Cacti of West and Southwest USA

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Cacti are the most distinctive plants of Southwest USA, and the majority occur in the four southernmost states of California, Arizona, New Mexico and Texas, especially in the Sonoran, Mojave and Chihuahuan deserts, where they are very widespread and numerous. Further north, some types like opuntia and echinocereus are still quite abundant, but there are also a number of smaller plants with much more limited distribution, such as sclerocactus and pediocactus.

The six cactus genera with the largest number of plants, and hence most likely to be encountered, are cereus, cylindropuntia, echinocereus, ferocactus, mammillaria and opuntia.

Less common types include ariocarpus, coryphantha, echinocactus, echinomastus, escobaria, grusonia, pediocactus, sclerocactus and thelocactus, while other rare genera (with the number of US species), are acanthocereus (1), ancistrocactus (2), astrophytum (1), epithelantha (2), glandulicactus (1), hamatocactus (1), lophophora (1) and neolloydia (1), plus a few types that grow only in Florida.

State species lists: Arizona, California, Colorado, Nevada, New Mexico, Texas, Utah.

Common Southwest Cactus Genera
Cereus and related species are tall, often tree-like cacti, and only three are common in the Southwest: the saguaro (carnegia genus), senita (pachycereus genus) and organ pipe (stenocereus genus). The latter two occur most visibly in Organ Pipe Cactus National Monument but the saguaro is widespread, one of the universally recognized symbols of this region. The only other cereus-like plants in the US include bergerocactus emoryi in south California and peniocereus greggii in south Arizona, New Mexico and Texas. Many more varieties of columnar cacti are found in Mexico, Baja California and South America.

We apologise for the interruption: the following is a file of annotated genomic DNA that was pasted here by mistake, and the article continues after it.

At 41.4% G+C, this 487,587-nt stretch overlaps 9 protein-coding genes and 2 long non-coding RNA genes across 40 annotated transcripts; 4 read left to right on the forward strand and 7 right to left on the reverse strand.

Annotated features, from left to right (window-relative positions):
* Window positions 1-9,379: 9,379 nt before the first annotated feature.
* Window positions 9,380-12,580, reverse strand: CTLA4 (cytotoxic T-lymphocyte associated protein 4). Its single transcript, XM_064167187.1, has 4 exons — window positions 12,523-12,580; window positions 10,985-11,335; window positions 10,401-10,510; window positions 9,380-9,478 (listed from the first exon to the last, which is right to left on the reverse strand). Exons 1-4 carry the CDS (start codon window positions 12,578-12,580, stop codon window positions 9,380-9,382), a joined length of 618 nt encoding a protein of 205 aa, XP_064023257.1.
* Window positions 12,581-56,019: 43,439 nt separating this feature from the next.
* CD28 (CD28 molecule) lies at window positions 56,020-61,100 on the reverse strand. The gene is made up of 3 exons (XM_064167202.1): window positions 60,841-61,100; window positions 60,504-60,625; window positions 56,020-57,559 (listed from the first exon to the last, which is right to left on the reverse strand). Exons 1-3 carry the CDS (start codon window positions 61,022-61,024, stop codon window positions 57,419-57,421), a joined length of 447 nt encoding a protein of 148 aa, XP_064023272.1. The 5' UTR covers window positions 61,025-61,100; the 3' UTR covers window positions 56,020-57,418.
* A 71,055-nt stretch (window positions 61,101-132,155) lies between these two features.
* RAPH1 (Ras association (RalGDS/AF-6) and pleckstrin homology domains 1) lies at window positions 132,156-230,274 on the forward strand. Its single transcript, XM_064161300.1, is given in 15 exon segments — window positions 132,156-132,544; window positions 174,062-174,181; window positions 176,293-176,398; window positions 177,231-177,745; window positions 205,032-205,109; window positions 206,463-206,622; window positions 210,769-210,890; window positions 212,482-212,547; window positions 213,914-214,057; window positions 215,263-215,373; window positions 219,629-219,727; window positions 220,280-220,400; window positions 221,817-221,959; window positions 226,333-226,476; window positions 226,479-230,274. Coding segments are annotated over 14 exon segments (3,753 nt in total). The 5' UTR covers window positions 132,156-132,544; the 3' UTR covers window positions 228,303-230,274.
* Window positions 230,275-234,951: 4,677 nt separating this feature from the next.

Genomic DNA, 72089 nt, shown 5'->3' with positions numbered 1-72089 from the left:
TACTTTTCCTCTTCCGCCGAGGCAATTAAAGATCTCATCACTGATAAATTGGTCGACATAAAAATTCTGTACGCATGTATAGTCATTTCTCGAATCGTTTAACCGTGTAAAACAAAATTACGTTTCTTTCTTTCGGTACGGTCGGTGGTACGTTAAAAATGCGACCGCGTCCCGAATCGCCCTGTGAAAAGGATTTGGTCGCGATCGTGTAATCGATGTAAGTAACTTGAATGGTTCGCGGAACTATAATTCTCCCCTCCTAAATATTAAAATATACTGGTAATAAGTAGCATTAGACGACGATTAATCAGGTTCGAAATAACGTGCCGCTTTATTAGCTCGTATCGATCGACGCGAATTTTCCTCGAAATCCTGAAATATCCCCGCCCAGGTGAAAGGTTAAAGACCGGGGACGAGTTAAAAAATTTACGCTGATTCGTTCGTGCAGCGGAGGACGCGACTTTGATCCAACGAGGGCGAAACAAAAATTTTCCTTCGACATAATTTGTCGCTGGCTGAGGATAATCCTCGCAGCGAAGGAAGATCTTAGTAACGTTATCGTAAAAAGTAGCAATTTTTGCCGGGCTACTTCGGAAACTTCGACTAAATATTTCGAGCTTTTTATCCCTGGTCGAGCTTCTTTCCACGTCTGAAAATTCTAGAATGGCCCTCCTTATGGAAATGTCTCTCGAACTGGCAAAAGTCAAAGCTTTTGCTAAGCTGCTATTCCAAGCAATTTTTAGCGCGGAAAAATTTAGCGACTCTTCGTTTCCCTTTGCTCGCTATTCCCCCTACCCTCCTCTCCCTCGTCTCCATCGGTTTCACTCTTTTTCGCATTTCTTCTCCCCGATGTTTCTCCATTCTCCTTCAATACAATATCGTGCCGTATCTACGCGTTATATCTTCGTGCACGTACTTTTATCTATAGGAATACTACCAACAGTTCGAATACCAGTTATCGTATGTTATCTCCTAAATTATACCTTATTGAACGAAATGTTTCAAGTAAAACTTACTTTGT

Cylindropuntia cacti are a variety of opuntia that have thin, cylindrical stem segments instead of flat, rounded pads, but share other traits including branching profusely to form large clumps, and having small bristles (glochids) in addition to the regular spines. Most species have a very dense covering of spines, sometimes completely obscuring the green stems beneath, and cholla are a familiar sight across a variety of Southwest habitats, from the hottest deserts of Arizona and California to the grassy plains of New Mexico. Most species flower profusely. Spines are covered by a thin, papery sheath, a feature not present in the opuntia species.

Known commonly as the hedgehog cactus, this common, widespread variety is characterised by low clumps of cylindrical or conical stems, sometimes containing a hundred or more plants, and conspicuous red or pink flowers. They grow over a wide range of environments, from the low, hot deserts to cool mountain slopes, but most prefer unshaded conditions. Spines are arranged along vertical ribs, and are always straight, never hooked. There is quite a wide variation in appearance even within individual species, with various subspecies recognized, and it can be difficult to identify a particular plant.

Ferocactus plants are characterized by many heavy spines, growing along prominent ribs, and they include the large, common and widespread barrel cacti found in the hottest parts of the deserts of Arizona and California, some becoming up to ten feet high. There are also two less common US species - one in far south California, and ferocactus hamatacanthus in Texas and New Mexico. Like cereus, far more varieties are found further south in Baja California and Mexico.